Amid Tough Talk, Trump Says He Could Be Iran’s ‘Best Friend’
WASHINGTON — President Donald Trump said Saturday that military action against Iran was still an option for its downing of an unmanned U.S. military aircraft, but amid heightened tensions he dangled the prospect of eventually becoming an unlikely “best friend” of America’s longtime Middle Eastern adversary.
The president’s softer tone Saturday marked a stark contrast to the anti-Iran rhetoric he employed throughout the presidential campaign and presidency, including his use of punishing economic sanctions in an attempt to pressure Iran to give up its quest to build nuclear weapons.
Related Story: Trump: Strikes on Iran 'Cocked and Loaded,' Then Called Off“The fact is we’re not going to have Iran have a nuclear weapon,” he said as he left the White House for a weekend at the Camp David presidential retreat. “And when they agree to that, they are going to have a wealthy country, they’re going to be so happy and I’m going to be their best friend.”
“I hope that happens. I hope that happens, but it may not,” Trump said.
Another event earlier this week put a different cast on Trump’s more optimistic rhetoric. U.S. military cyber forces launched a strike against Iranian military computer systems on Thursday in response to the loss of the military drone. U.S. officials told The Associated Press that the cyberattacks, which disabled Iranian computer systems that controlled its rocket and missile launchers, had been authorized by Trump.
‘Hard to Believe’ Shoot-down of U.S. Drone Was Intentional
On Saturday, days after he said it was “hard to believe” the shoot-down of the U.S. drone was intentional, Trump did an about-face and accused Iran of “knowingly” targeting the plane. And he reiterated that he aborted a planned military strike set for Thursday after learning approximately 150 Iranians would be killed.
“Everybody was saying I’m a war monger. And now they say I’m a dove. And I think I’m neither, if you want to know the truth,” Trump told reporters. “I’m a man with common sense. And that’s what we need in this country, is common sense. But I didn’t like the idea of them knowingly shooting down an unmanned drone and then we kill 150 people.”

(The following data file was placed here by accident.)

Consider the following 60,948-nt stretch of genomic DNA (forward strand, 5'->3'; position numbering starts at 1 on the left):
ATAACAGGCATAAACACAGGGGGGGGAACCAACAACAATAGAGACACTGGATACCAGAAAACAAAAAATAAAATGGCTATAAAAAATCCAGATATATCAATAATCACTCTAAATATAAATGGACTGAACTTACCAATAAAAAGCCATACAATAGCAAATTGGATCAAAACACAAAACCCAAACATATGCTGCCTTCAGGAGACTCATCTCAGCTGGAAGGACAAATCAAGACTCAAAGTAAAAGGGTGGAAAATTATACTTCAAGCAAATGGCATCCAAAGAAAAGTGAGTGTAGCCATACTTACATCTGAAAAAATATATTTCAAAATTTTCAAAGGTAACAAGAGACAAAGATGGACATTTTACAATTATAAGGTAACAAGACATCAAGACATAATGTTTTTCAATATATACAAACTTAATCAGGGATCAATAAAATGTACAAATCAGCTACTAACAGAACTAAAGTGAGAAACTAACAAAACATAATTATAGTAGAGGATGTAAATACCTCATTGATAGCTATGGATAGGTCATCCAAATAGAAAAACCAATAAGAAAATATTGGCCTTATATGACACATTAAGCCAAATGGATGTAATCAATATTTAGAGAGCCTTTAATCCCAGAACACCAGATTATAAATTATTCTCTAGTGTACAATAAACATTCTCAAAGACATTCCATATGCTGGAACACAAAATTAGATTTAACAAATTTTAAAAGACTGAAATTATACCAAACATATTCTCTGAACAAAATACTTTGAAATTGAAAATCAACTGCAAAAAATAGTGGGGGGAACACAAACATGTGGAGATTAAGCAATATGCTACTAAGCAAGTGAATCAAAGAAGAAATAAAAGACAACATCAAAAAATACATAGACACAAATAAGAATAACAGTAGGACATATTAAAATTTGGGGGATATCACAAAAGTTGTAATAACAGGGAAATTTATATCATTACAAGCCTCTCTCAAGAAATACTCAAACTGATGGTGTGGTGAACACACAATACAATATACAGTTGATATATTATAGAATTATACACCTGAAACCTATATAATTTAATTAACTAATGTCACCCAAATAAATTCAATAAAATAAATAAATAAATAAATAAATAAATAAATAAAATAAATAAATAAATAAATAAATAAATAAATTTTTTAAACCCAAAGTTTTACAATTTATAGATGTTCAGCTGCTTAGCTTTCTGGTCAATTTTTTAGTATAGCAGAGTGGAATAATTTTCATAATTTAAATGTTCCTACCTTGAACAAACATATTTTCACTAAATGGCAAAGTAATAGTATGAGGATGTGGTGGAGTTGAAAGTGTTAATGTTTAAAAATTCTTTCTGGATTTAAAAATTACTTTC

He added: “I don’t want to kill 150 Iranians. I don’t want to kill 150 of anything or anybody unless it’s absolutely necessary.’”
Related Story: Putin Open for Talks With Trump, Warns Against Force on IranTrump’s comments came as Iran summoned the United Arab Emirates’ top envoy to Tehran to protest the neighboring Arab nation’s decision to allow the U.S. to use one of its military bases to launch the drone that Iran says entered its airspace, state media reported Saturday.
Iran issued a “strong protest” to the UAE diplomat, saying Iran does not tolerate the facilitation of foreign forces that violate its territory, the report by the official IRNA news agency said.
The U.S. said its RQ-4A Global Hawk was shot down Thursday over international waters in the Strait of Hormuz, not inside Iranian airspace.
The shoot-down by elite Iranian Revolutionary Guard forces marked the first time the Islamic Republic directly attacked the American military amid mounting tensions over Tehran’s unraveling nuclear deal with world powers.
The two countries disputed the circumstances leading up to an Iranian surface-to-air missile bringing down the drone, an unmanned aircraft with a wingspan larger than a Boeing 737 jetliner and costing over $100 million.